An unwanted connection: Complication of AF Ablation


A 61-year-old male presents to ED with fever & neurological symptoms suggestive of stroke. History of hypertension, previous PCI for stable angina 7 months ago and previous AF ablation 3 weeks ago. CT scans of his brain & chest demonstrate some unusual findings below. What is a possible cause of his symptoms?

(Click to zoom on image)


Answer: Atrio-oesophageal fistula resulting in stroke & fever. Pockets of air can be visualised in the brain & left atrium, contributing to neurological deficits. Fever caused by oesophageal foreign material entering heart & systemic circulation.


Presentation & Symptoms

  • Atrio-oesophageal fistula commonly presents 2-4 weeks post-procedure.


  • Fever and neurological symptoms are the most common presentation as a result of air emboli entering the brain & foreign material entering the heart/systemic circulation. Vomiting of blood (“hematemesis”) is also a common presentation.




Overall, this complication is rare, occurring in <1 in 4000 procedures (RF & Cryo) worldwide with the POTTER-AF study reporting a mortality of 90% without surgical intervention, & 60% with surgical intervention.



Mechanism of Oesophageal Injury

The exact mechanism of oesophageal injury & fistula formation may be through one of or a combination of the following mechanisms:

  1. Direct thermal injury to the oesophageal mucosa resulting in wall thinning, necrosis & eventual perforation.
  2. Thermal injury to arterial supply of oesophagus, resulting in progressive oesophageal ischemic injury, subsequent wall thinning & eventual perforation.
  3. Injury to nervous & vagal supply to oesophagus, pyloric sphincter & gastric antrum may result in oesophageal & gastric dysmotility & pyloric sphincter dysfunction.  This can result in oesophageal reflux, contribute to oesophagitis & may eventually contribute to perforation risk in subsequent weeks after ablation procedure.


PFA is “safe”??

  • Conceptually, PFA should cause less thermal insult to the oesophagus than RF or Cryo although it is difficult to quantify by how much because it is such a rare complication.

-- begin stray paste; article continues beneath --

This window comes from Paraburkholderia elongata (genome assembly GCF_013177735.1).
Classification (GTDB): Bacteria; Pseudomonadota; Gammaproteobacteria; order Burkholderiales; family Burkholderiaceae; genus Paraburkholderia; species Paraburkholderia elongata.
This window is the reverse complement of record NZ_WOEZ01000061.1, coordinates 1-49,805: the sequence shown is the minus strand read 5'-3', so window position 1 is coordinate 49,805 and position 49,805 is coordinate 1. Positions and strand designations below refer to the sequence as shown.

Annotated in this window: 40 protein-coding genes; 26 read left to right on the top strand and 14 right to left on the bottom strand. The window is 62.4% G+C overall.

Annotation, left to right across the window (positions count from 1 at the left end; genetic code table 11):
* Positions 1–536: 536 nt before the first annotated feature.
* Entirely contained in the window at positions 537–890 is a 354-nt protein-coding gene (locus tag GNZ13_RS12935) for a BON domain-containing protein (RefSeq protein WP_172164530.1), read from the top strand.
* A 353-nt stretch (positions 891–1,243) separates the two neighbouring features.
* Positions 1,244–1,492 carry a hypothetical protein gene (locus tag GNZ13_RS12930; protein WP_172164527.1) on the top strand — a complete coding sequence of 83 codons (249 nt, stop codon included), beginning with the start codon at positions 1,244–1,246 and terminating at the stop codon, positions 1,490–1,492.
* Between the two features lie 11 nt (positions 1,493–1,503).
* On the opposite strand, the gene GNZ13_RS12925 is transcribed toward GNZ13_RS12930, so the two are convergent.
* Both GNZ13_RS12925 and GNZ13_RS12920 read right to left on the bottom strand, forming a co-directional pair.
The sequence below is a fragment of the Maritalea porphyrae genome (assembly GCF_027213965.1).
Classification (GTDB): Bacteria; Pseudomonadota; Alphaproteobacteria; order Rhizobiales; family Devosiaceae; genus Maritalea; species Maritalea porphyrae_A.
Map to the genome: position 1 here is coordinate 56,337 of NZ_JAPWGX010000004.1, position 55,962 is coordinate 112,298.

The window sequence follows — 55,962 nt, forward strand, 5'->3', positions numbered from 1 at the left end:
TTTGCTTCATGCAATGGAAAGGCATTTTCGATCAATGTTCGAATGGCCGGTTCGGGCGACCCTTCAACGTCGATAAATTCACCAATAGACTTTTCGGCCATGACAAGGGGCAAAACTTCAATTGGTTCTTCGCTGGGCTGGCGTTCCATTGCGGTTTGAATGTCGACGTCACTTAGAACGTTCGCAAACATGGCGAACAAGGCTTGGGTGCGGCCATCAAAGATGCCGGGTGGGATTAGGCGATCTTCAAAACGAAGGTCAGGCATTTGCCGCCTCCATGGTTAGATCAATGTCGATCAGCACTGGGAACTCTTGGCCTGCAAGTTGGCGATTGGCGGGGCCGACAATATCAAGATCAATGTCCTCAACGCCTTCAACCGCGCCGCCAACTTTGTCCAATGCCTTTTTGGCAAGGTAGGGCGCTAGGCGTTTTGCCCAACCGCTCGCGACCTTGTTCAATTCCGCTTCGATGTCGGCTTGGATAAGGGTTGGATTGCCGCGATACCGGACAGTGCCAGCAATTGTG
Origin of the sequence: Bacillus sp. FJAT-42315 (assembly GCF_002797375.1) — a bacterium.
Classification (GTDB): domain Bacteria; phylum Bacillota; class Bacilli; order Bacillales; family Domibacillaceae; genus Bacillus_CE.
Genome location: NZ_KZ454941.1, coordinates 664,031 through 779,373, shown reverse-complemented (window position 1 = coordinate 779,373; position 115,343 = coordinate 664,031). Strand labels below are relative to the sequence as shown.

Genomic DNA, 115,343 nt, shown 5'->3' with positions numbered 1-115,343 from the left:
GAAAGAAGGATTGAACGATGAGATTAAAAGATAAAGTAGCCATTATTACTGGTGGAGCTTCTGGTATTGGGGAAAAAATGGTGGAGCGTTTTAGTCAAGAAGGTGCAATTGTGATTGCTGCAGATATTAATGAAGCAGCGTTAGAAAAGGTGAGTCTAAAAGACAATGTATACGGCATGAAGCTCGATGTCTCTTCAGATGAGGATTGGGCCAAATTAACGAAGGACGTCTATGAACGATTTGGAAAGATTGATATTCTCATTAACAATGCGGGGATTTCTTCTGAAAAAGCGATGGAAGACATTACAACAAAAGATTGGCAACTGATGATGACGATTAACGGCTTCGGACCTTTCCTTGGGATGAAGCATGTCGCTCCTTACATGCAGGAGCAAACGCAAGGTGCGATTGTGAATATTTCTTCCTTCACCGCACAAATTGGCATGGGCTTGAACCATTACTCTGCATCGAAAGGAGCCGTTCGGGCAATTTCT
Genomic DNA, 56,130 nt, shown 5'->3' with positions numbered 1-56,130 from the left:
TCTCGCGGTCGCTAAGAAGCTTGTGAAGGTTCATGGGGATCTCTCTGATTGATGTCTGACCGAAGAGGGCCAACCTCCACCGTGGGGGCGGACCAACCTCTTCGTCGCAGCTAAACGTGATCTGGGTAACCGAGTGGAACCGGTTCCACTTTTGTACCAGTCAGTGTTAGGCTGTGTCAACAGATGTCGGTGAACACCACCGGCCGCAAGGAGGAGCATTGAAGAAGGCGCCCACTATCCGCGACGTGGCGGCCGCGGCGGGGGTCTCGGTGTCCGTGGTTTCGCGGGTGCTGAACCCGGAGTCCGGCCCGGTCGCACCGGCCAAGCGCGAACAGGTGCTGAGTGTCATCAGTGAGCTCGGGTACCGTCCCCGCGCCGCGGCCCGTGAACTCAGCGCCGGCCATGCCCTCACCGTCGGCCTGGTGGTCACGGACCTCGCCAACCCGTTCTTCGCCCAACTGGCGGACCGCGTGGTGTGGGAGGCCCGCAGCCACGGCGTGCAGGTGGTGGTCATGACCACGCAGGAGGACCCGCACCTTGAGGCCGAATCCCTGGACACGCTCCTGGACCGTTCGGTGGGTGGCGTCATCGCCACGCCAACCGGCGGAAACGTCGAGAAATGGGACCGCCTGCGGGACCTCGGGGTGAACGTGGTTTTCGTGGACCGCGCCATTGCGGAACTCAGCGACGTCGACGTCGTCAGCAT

• Smooth muscle such as oesophageal muscle has a higher electroporation threshold for ablation/injury compared to myocytes. This makes it conceptually possible to titrate PFA waveforms to ablate cardiac muscle whilst sparing oesophageal smooth muscle.


  • Promisingly, registry data is yet to publish an oesophageal fistula caused by PFA.


  • Importantly, however, repeated PFA applications can result in a thermal effect, because PFA emits large currents of energy through tissue, generating resistive heating.
    • PFA actually emits larger voltages than RF energy, however, it pulses for a drastically reduced duration, resulting in less thermal heating. However, stacking PFA lesions in rapid succession over the same area can result in a thermal effect. Anecdotally, some labs have identified oesophageal heating with PFA when using temperature probes with un-insulated metallic electrodes. However, it is unclear if PFA is actually heating the oesophagus, or simply “inducing current flow” in the temperature probe which is being interpreted by the probes software as “heating”.


My Two Cents:

  • There’s rarely such a thing as “free lunch”. Ablation has some risk. Minimising ablation on the posterior wall in contact with the oesophagus seems to be a sensible strategy from a safety point of view, irrespective of ablation modality.
  • Whilst PFA does not yet have a published oesophageal fistula complication, temperature rises have been observed and haemolysis risk increases with increasing PFA applications.
  • Oesophageal fistula has a delayed presentation after discharge, most commonly presenting with fever, stroke or hematemesis 2-4 weeks after AF ablation.
  • This complication may have catastrophic consequences, more often than not resulting in death or stroke, irrespective of the management strategy employed.
  • It’s thankfully an incredibly rare complication, but this makes it difficult to quantify risk across different ablation technologies in a randomised controlled trial. However, PFA appears conceptually promising in mitigating risk of oesophageal injury.


Thanks for tuning in :)
Mitch & CPP Team


Han HC, Ha FJ, Sanders P, Spencer R, Teh AW, O’Donnell D, Farouque O, Lim HS. Atrioesophageal Fistula: Clinical Presentation, Procedural Characteristics, Diagnostic Investigations, and Treatment Outcomes. Circ Arrhythm Electrophysiol. 2017

Martinek Martin, Hassanein Said, Bencsik Gabor, Aichinger Josef, Schoefl Rainer, Bachl Andrea, Gerstl Sebastian, Nesser Hans-Joachim, Purerfellner Helmut. Acute development of gastroesophageal reflux after radiofrequency catheter ablation of atrial fibrillation. Heart Rhythm. 2009 Oct;6 (10):1457–62

Ho SY, Cabrera JA, Sanchez-Quintana D. Left atrial anatomy revisited. Circ Arrhythm Electrophysiol. 2012 Feb;5(1):220-8.

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